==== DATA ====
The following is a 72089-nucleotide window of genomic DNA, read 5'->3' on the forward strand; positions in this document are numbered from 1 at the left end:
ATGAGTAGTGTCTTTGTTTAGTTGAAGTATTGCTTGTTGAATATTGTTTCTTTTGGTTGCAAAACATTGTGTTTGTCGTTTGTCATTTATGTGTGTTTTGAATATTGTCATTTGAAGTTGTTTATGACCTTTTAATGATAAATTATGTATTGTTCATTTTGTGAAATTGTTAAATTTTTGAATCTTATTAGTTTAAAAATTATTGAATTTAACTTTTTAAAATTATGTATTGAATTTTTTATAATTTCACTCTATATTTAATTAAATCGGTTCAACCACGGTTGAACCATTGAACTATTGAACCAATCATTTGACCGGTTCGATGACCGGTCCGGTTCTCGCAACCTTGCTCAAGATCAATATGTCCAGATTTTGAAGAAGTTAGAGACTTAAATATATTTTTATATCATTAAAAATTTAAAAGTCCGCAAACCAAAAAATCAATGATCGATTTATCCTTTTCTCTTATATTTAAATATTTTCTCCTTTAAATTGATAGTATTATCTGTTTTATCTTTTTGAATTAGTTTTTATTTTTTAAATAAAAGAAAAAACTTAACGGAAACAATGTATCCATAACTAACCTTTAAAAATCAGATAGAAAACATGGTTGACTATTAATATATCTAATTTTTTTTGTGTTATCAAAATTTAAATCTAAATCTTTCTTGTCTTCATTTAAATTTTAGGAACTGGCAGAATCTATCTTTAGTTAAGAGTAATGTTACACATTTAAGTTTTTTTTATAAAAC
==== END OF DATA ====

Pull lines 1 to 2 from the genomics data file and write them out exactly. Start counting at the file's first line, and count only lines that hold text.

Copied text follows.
The following is a 72089-nucleotide window of genomic DNA, read 5'->3' on the forward strand; positions in this document are numbered from 1 at the left end:
ATGAGTAGTGTCTTTGTTTAGTTGAAGTATTGCTTGTTGAATATTGTTTCTTTTGGTTGCAAAACATTGTGTTTGTCGTTTGTCATTTATGTGTGTTTTGAATATTGTCATTTGAAGTTGTTTATGACCTTTTAATGATAAATTATGTATTGTTCATTTTGTGAAATTGTTAAATTTTTGAATCTTATTAGTTTAAAAATTATTGAATTTAACTTTTTAAAATTATGTATTGAATTTTTTATAATTTCACTCTATATTTAATTAAATCGGTTCAACCACGGTTGAACCATTGAACTATTGAACCAATCATTTGACCGGTTCGATGACCGGTCCGGTTCTCGCAACCTTGCTCAAGATCAATATGTCCAGATTTTGAAGAAGTTAGAGACTTAAATATATTTTTATATCATTAAAAATTTAAAAGTCCGCAAACCAAAAAATCAATGATCGATTTATCCTTTTCTCTTATATTTAAATATTTTCTCCTTTAAATTGATAGTATTATCTGTTTTATCTTTTTGAATTAGTTTTTATTTTTTAAATAAAAGAAAAAACTTAACGGAAACAATGTATCCATAACTAACCTTTAAAAATCAGATAGAAAACATGGTTGACTATTAATATATCTAATTTTTTTTGTGTTATCAAAATTTAAATCTAAATCTTTCTTGTCTTCATTTAAATTTTAGGAACTGGCAGAATCTATCTTTAGTTAAGAGTAATGTTACACATTTAAGTTTTTTTTATAAAAC